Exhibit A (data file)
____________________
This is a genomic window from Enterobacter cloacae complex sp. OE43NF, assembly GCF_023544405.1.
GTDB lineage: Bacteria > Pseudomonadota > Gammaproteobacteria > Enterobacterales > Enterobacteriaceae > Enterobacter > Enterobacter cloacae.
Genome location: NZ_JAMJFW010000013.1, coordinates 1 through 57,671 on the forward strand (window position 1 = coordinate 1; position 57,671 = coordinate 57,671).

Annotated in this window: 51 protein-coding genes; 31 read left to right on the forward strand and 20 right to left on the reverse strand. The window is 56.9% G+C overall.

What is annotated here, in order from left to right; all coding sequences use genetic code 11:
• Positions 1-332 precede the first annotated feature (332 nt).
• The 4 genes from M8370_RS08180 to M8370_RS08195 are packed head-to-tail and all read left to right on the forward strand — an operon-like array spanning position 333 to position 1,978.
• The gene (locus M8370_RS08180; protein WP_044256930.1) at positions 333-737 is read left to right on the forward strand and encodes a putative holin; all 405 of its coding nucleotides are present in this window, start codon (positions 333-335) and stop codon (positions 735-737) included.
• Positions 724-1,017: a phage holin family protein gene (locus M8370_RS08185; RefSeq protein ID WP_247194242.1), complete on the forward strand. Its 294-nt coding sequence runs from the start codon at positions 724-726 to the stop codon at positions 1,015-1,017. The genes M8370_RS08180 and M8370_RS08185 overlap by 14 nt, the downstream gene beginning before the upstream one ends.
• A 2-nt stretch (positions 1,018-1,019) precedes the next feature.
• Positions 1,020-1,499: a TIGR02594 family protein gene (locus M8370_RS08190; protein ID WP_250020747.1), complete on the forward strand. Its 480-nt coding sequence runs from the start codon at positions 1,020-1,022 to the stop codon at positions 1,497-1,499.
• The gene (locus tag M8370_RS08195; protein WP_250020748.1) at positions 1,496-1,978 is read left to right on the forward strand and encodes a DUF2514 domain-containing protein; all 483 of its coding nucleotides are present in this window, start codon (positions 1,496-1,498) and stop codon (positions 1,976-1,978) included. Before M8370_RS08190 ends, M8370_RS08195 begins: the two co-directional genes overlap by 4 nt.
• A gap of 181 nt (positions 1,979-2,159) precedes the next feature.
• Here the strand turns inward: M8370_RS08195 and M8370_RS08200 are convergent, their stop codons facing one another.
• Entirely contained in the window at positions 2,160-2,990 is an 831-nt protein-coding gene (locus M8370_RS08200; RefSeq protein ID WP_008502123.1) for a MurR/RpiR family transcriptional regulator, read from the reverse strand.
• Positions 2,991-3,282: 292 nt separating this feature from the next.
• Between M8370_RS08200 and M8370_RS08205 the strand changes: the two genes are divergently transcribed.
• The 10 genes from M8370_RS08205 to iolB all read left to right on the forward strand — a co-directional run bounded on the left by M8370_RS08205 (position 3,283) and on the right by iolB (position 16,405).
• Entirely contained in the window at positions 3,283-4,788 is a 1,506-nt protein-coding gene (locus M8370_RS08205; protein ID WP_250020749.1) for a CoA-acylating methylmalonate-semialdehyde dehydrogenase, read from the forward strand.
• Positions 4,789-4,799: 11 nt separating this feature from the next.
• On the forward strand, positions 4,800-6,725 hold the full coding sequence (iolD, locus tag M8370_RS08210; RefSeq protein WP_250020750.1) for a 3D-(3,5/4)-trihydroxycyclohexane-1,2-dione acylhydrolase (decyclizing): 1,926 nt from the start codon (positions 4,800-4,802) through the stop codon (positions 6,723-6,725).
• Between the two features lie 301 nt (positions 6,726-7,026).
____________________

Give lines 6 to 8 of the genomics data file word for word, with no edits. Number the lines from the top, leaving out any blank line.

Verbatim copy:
• Positions 1-332 precede the first annotated feature (332 nt).
• The 4 genes from M8370_RS08180 to M8370_RS08195 are packed head-to-tail and all read left to right on the forward strand — an operon-like array spanning position 333 to position 1,978.
• The gene (locus M8370_RS08180; protein WP_044256930.1) at positions 333-737 is read left to right on the forward strand and encodes a putative holin; all 405 of its coding nucleotides are present in this window, start codon (positions 333-335) and stop codon (positions 735-737) included.